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Children with protein-losing enteropathy after the Fontan operation are at risk for abnormal bone mineral density.

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2012 Dec

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<p>Protein-losing enteropathy (PLE) is a rare but potentially devastating complication of single-ventricle physiology after the Fontan operation. Although abnormal bone mineral density (BMD) is a known complication of chronic disease and congenital heart disease, no reports have described BMD in patients with PLE. This study investigated a cross-sectional sample of children and young adults with a confirmed diagnosis of PLE. Serum levels of 25(OH)D, calcium, total protein, and albumin were recorded from the first outpatient encounter with each subject. Corrected calcium (cCa) was calculated from the serum calcium and albumin levels. Dual-energy X-ray absorptiometry (DXA) was used to measure BMD, and z-scores were generated using appropriate software. DXA results were available for 12 patients (eight males and four females). The age at DXA ranged from 7.2 to 25.2 years. The mean z-score was -1.73 standard deviation (SD) for the entire cohort, with 42 % z-scores below -2 SDs. Serum 25(OH)D levels were abnormal in 58 % of the patients. There was a positive correlation between cCa and DXA z-score and a negative correlation between total protein and DXA z-score. Patients receiving corticosteroid therapy had a significantly lower DXA z-score than those not receiving corticosteroids (-3.15 vs. -0.31; p = 0.02). Children with PLE are at risk for abnormal BMD compared with age- and sex-matched control subjects. In the study cohort, corticosteroid exposure, a marker of disease severity, appeared to be associated with decreased BMD. Routine bone health screening is warranted for children with PLE, particularly those receiving corticosteroid therapy.</p>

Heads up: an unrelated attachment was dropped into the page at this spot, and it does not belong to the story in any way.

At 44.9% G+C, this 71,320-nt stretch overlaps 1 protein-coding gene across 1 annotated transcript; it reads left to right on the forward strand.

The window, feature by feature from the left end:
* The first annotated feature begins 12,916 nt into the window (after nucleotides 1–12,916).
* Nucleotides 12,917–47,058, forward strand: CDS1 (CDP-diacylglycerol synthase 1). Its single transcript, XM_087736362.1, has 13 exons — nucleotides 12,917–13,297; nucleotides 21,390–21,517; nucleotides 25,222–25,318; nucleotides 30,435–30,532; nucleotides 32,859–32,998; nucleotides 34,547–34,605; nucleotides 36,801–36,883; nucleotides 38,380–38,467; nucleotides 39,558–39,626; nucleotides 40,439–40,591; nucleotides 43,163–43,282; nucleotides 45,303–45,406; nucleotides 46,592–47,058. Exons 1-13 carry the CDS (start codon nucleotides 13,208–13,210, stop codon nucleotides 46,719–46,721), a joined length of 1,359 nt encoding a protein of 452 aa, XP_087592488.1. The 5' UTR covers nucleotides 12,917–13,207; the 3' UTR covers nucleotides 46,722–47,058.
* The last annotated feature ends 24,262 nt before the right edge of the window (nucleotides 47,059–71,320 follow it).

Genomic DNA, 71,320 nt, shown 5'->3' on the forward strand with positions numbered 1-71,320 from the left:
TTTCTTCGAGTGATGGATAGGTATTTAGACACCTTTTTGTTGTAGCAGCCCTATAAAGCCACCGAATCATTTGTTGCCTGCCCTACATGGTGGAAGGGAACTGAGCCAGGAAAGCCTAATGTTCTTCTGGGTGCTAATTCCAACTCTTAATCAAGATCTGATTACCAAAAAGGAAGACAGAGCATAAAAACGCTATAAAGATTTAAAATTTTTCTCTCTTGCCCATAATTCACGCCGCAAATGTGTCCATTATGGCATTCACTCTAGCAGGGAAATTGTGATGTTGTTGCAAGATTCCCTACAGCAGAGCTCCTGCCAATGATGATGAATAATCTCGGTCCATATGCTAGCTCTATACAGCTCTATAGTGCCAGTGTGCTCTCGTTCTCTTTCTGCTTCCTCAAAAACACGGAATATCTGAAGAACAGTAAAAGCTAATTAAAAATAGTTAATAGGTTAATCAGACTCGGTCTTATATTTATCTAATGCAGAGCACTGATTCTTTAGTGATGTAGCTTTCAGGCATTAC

Alternate Title

Pediatr Cardiol




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